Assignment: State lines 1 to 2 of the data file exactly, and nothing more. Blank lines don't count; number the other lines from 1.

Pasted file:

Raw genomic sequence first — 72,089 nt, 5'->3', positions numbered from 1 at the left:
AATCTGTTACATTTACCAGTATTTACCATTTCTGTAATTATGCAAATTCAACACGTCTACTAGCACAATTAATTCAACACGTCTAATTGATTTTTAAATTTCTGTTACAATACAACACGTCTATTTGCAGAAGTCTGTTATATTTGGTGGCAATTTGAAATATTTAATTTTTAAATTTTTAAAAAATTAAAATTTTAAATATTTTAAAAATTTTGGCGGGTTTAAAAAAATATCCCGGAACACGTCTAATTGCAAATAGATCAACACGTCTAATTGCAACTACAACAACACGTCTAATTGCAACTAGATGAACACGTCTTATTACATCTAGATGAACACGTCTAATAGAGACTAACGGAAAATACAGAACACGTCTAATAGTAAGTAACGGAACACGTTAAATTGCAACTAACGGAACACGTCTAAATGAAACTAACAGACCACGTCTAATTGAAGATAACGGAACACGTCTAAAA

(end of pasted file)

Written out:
Raw genomic sequence first — 72,089 nt, 5'->3', positions numbered from 1 at the left:
AATCTGTTACATTTACCAGTATTTACCATTTCTGTAATTATGCAAATTCAACACGTCTACTAGCACAATTAATTCAACACGTCTAATTGATTTTTAAATTTCTGTTACAATACAACACGTCTATTTGCAGAAGTCTGTTATATTTGGTGGCAATTTGAAATATTTAATTTTTAAATTTTTAAAAAATTAAAATTTTAAATATTTTAAAAATTTTGGCGGGTTTAAAAAAATATCCCGGAACACGTCTAATTGCAAATAGATCAACACGTCTAATTGCAACTACAACAACACGTCTAATTGCAACTAGATGAACACGTCTTATTACATCTAGATGAACACGTCTAATAGAGACTAACGGAAAATACAGAACACGTCTAATAGTAAGTAACGGAACACGTTAAATTGCAACTAACGGAACACGTCTAAATGAAACTAACAGACCACGTCTAATTGAAGATAACGGAACACGTCTAAAA